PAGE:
Has Mother never told you: You don't do something just because someone tells you to. Salt Lake City Mayor Jackie Biskupski didn't get the memo—you know, the memo that says she, a public servant, should be open with information unless there is a legal reason to keep it under wraps. But Biskupski, when asked by the City Council to give it up, said she'd promised Utah Transit Authority CEO Jerry Benson not to tell. Tell what? The newest design for the airport extension of Trax. That's right—a design. There is nothing in law that forbids officials from talking about designs of anything—not even costs. Benson was kind of shocked, according to reports from The Salt Lake Tribune and Deseret News. Big misunderstanding, he said. He just didn't want her saying that UTA preferred one design over another. Biskupski said she wanted the UTA trustees to be "looped in" first. Right. That's the unelected board of trustees that has seen nothing but trouble with secrecy over the years.
Soup. It's not for drinking anymore. That's what you're breathing along the Wasatch Front, and now not even the business scions are happy about it, according to The Salt Lake Tribune. Thirty of them, including Zions Bank and Mark Miller car dealership, are pleading with Gov. Gary Herbert to grow a pair, although they didn't say it quite like that. Utah is about to miss an EPA deadline for small particulate pollution, but maybe the EPA under Scott Pruitt doesn't care. Businesses, people who breathe—they do. Deseret News ran a story about new research that could be key to our winter inversions, and Rocky Mountain Power gave solar companies a pass on onerous fees until 2035. So it looks like some residents of the state are working to clean up the air. If Utah is truly expecting this population boom by 2020, Herbert should be looking out for his now-murky legacy.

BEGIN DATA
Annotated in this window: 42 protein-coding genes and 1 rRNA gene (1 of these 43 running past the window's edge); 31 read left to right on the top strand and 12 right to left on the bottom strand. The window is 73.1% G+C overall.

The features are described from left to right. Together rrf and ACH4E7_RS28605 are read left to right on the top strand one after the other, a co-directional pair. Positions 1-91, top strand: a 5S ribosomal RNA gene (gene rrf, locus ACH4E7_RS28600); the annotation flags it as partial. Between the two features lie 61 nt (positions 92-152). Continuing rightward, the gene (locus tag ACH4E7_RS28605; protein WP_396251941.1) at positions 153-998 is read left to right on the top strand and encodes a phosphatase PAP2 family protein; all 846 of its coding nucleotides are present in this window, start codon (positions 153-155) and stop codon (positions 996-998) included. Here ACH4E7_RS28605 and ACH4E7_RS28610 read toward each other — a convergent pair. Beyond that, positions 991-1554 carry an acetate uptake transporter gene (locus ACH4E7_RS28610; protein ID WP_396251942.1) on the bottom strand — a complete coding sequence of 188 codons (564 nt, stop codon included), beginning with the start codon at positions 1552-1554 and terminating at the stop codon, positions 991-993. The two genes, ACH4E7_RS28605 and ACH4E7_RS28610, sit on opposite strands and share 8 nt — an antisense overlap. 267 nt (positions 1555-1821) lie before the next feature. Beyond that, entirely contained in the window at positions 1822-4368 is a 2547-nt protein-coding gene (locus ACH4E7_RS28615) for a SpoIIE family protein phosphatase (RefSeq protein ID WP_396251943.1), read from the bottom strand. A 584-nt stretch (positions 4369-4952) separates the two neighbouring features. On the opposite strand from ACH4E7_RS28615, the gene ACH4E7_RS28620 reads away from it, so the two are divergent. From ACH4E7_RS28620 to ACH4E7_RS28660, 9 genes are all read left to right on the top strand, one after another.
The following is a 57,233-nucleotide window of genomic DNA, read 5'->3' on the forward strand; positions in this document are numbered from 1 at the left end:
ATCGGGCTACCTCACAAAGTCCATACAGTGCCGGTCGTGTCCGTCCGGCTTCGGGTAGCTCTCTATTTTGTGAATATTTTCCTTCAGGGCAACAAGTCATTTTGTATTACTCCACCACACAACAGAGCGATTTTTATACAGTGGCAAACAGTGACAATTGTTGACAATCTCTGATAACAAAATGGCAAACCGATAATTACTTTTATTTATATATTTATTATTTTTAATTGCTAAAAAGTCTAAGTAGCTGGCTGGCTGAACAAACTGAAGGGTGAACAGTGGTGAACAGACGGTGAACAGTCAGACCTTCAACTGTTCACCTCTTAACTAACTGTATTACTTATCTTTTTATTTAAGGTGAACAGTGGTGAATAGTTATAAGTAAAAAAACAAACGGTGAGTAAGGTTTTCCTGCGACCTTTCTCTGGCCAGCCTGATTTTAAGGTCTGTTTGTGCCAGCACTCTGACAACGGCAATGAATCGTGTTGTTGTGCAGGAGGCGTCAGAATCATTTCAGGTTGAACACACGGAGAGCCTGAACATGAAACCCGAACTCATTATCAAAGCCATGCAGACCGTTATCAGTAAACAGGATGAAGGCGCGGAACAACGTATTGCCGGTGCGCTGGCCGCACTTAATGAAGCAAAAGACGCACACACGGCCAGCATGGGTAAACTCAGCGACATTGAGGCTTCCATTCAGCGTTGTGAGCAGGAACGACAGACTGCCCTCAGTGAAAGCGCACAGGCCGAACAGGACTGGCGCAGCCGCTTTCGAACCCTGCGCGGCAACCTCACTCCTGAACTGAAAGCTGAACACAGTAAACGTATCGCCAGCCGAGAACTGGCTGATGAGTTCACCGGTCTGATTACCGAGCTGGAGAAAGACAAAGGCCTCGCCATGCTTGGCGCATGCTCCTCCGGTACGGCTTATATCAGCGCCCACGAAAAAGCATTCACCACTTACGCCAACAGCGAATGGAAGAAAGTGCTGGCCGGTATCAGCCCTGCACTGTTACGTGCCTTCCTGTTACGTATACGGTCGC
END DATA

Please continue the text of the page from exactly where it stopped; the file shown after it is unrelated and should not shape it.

The desert tortoise is almost a poster-reptile for the anti-environmentalist movement. But who knew that cutthroat trout could be just as controversial? Fish managers are worried that the nonnative rainbow trout is moving the cutthroat inextricably toward extinction. And you know what that means—an endangered species. Many native fish are already federally protected, and that may be why Utah fish managers are about to kill off rainbow trout and restock the waters with the cutthroat. The Salt Lake Tribune reported on the plan, but barely touched on the controversy.